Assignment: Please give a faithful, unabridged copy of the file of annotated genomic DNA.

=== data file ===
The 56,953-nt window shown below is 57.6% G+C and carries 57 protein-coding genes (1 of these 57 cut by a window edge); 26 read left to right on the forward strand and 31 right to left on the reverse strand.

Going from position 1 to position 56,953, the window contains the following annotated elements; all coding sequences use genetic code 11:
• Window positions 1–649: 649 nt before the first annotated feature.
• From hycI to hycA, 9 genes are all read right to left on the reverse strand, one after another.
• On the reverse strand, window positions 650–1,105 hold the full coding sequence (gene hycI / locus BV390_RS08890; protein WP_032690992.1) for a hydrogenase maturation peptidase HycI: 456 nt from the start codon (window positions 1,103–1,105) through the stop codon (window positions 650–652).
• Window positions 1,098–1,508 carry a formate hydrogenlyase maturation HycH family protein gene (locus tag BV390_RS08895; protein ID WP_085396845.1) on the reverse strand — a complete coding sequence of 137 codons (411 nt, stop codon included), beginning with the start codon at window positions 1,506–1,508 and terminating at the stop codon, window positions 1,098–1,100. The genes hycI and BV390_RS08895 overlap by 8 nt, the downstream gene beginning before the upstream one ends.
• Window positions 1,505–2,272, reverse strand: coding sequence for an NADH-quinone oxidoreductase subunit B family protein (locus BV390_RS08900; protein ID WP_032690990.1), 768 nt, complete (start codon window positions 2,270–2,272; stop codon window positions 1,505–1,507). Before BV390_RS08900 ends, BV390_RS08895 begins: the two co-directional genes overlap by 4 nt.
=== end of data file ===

The 56,953-nt window shown below is 57.6% G+C and carries 57 protein-coding genes (1 of these 57 cut by a window edge); 26 read left to right on the forward strand and 31 right to left on the reverse strand.

Going from position 1 to position 56,953, the window contains the following annotated elements; all coding sequences use genetic code 11:
• Window positions 1–649: 649 nt before the first annotated feature.
• From hycI to hycA, 9 genes are all read right to left on the reverse strand, one after another.
• On the reverse strand, window positions 650–1,105 hold the full coding sequence (gene hycI / locus BV390_RS08890; protein WP_032690992.1) for a hydrogenase maturation peptidase HycI: 456 nt from the start codon (window positions 1,103–1,105) through the stop codon (window positions 650–652).
• Window positions 1,098–1,508 carry a formate hydrogenlyase maturation HycH family protein gene (locus tag BV390_RS08895; protein ID WP_085396845.1) on the reverse strand — a complete coding sequence of 137 codons (411 nt, stop codon included), beginning with the start codon at window positions 1,506–1,508 and terminating at the stop codon, window positions 1,098–1,100. The genes hycI and BV390_RS08895 overlap by 8 nt, the downstream gene beginning before the upstream one ends.
• Window positions 1,505–2,272, reverse strand: coding sequence for an NADH-quinone oxidoreductase subunit B family protein (locus BV390_RS08900; protein ID WP_032690990.1), 768 nt, complete (start codon window positions 2,270–2,272; stop codon window positions 1,505–1,507). Before BV390_RS08900 ends, BV390_RS08895 begins: the two co-directional genes overlap by 4 nt.